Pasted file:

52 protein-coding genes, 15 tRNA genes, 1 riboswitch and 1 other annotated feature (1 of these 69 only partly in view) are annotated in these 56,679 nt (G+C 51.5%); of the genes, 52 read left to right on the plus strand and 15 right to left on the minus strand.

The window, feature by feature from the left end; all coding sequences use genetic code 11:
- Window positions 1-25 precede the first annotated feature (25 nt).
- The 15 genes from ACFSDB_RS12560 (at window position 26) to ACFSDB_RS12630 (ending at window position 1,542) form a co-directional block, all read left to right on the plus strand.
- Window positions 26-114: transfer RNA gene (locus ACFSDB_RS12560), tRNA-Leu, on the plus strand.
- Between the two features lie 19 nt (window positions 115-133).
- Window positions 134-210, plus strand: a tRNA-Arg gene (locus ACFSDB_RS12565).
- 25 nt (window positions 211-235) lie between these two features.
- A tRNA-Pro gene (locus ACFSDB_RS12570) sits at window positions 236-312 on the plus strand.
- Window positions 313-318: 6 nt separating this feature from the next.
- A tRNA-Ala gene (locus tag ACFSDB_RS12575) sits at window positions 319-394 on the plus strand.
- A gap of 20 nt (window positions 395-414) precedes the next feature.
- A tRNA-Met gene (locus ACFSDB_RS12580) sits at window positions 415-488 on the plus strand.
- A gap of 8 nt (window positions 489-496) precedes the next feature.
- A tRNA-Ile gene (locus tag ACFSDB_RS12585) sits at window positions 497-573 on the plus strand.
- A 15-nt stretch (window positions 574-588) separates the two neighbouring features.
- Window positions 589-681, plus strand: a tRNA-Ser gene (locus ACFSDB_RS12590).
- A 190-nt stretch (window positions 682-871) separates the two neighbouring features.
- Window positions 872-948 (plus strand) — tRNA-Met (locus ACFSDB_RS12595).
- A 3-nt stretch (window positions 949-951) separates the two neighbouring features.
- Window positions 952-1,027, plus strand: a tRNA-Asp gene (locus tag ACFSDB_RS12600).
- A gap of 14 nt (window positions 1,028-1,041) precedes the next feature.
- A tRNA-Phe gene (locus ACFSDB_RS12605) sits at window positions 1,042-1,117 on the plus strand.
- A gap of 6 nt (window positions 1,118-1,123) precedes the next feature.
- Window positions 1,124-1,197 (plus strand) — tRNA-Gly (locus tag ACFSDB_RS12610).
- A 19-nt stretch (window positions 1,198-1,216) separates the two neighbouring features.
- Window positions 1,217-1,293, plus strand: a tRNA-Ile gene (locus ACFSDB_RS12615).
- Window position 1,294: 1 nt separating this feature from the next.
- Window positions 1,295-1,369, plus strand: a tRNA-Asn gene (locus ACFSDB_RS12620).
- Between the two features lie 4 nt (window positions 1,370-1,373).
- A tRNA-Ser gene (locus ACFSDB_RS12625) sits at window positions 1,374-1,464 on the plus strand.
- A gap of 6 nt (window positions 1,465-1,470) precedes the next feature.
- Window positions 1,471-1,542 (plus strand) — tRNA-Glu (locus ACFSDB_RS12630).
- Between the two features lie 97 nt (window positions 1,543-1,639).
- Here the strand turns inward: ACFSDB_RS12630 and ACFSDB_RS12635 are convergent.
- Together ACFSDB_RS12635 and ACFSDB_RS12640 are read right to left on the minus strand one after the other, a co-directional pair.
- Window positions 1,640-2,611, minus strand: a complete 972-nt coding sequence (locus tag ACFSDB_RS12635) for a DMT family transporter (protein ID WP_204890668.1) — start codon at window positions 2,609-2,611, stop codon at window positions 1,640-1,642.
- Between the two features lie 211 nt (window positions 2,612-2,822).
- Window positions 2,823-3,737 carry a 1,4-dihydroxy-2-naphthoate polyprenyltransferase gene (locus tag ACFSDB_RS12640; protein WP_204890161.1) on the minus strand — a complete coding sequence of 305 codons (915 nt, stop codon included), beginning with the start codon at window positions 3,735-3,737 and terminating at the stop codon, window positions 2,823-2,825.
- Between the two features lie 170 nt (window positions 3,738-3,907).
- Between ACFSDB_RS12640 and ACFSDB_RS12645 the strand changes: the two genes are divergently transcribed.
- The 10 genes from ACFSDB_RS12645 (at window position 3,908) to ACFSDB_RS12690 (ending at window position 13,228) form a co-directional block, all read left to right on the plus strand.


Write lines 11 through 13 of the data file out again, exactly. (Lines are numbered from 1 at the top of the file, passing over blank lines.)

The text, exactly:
- A tRNA-Ala gene (locus tag ACFSDB_RS12575) sits at window positions 319-394 on the plus strand.
- A gap of 20 nt (window positions 395-414) precedes the next feature.
- A tRNA-Met gene (locus ACFSDB_RS12580) sits at window positions 415-488 on the plus strand.